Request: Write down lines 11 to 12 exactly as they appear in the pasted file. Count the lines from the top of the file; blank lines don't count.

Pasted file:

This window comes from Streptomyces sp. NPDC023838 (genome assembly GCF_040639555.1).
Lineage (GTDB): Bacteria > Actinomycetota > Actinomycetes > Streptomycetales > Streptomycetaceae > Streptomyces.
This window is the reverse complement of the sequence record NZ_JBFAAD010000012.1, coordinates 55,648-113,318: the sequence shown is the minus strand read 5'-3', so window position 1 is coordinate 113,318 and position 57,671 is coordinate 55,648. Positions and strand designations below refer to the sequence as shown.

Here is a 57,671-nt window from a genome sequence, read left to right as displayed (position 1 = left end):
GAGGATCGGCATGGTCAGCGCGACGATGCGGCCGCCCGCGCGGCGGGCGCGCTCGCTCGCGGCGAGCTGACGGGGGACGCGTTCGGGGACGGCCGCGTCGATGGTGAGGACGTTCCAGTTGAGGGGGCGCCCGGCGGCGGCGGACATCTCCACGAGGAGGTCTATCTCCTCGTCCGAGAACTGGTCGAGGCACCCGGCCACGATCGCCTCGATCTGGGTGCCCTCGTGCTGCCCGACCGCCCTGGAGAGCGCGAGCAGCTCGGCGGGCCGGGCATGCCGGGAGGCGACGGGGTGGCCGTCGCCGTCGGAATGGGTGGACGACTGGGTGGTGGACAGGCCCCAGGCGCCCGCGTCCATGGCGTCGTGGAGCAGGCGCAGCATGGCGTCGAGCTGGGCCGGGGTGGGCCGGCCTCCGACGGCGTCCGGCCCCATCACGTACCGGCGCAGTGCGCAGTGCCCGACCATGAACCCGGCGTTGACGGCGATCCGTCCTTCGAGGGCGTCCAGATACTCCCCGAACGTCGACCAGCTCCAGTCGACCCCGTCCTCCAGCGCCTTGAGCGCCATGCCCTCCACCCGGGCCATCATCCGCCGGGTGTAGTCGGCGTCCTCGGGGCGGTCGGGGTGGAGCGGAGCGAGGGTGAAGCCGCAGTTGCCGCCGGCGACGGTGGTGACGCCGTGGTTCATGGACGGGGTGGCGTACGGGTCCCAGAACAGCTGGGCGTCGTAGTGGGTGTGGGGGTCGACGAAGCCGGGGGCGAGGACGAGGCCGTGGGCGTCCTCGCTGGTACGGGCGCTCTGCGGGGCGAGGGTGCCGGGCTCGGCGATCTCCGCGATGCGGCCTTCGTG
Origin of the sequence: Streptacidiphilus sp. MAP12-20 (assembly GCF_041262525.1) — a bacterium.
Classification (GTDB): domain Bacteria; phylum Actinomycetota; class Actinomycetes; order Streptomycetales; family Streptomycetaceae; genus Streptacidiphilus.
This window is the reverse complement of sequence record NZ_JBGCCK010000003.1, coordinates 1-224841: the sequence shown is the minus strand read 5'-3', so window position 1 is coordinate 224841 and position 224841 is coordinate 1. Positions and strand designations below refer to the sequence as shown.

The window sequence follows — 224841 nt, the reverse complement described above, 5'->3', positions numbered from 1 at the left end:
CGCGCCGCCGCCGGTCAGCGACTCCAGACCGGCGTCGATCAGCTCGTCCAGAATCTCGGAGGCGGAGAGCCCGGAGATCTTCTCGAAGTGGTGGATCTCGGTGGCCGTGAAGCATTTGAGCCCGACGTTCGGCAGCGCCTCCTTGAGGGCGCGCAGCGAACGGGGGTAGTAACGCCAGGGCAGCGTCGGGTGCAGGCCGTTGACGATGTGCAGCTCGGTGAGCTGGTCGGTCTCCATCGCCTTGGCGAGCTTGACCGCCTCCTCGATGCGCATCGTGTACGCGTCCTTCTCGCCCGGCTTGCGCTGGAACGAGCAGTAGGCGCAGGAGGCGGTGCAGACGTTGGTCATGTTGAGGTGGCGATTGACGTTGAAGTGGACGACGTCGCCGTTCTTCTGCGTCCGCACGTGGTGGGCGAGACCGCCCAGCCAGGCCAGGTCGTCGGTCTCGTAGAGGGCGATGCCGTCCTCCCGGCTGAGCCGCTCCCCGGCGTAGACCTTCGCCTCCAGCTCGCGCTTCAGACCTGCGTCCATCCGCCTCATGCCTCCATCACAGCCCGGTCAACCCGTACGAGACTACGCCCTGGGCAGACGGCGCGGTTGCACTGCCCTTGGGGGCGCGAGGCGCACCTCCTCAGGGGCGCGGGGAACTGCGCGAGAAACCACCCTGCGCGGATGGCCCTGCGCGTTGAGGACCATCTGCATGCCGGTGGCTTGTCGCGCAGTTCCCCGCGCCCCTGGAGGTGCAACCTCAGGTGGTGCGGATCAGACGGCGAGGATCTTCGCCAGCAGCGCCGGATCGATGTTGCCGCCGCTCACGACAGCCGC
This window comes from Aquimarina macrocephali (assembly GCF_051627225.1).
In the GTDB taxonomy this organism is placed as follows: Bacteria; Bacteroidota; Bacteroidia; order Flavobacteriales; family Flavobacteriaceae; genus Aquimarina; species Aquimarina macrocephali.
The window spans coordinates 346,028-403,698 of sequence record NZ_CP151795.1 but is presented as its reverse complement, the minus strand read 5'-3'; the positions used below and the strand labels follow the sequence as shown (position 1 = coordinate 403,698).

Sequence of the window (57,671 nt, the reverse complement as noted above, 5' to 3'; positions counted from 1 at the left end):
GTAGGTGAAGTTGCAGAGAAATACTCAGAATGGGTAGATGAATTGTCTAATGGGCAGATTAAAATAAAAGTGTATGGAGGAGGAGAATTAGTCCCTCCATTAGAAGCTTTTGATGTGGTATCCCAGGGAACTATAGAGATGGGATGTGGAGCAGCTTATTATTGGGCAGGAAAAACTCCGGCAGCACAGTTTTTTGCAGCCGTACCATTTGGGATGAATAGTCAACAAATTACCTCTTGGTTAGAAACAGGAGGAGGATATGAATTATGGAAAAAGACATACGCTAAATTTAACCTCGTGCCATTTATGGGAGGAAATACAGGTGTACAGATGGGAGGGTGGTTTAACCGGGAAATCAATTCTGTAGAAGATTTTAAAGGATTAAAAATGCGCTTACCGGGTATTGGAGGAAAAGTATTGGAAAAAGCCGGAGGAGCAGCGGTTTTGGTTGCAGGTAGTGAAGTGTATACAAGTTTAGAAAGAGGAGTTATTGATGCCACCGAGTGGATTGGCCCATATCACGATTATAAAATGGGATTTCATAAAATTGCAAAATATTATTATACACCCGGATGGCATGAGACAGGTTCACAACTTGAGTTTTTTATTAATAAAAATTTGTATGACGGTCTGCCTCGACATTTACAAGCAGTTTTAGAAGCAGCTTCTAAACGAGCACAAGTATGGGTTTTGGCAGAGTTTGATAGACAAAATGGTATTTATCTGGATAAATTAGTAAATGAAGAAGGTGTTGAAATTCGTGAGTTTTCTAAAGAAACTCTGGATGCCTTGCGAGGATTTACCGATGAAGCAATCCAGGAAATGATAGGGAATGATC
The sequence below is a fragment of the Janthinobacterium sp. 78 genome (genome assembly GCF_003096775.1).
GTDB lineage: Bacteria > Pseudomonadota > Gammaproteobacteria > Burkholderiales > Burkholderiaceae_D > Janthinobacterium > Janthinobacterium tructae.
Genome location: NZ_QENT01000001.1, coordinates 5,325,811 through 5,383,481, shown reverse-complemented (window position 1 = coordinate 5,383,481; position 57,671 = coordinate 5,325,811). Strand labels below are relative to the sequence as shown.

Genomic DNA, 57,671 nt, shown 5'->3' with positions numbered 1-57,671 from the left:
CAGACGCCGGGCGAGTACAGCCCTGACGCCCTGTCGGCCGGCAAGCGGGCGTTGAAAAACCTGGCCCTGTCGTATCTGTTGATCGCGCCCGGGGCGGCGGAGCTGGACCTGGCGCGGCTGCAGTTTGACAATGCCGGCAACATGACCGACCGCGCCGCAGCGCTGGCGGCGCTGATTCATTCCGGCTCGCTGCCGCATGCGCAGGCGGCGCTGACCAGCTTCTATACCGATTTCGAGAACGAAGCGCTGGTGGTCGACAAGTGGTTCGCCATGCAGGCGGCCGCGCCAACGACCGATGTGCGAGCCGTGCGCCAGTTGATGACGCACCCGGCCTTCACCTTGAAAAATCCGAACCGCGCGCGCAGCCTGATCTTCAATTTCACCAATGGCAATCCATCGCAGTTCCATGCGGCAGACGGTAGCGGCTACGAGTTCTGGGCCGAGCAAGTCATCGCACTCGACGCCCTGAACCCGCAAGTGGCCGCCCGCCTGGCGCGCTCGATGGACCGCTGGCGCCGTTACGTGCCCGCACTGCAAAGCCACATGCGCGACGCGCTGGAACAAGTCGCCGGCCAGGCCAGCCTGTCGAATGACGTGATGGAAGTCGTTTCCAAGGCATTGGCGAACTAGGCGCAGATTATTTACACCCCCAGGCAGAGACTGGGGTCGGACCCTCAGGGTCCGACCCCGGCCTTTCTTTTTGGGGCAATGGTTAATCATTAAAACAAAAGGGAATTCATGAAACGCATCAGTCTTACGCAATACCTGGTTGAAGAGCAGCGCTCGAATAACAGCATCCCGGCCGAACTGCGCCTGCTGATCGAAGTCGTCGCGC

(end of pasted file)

This window comes from Aquimarina macrocephali (assembly GCF_051627225.1).
In the GTDB taxonomy this organism is placed as follows: Bacteria; Bacteroidota; Bacteroidia; order Flavobacteriales; family Flavobacteriaceae; genus Aquimarina; species Aquimarina macrocephali.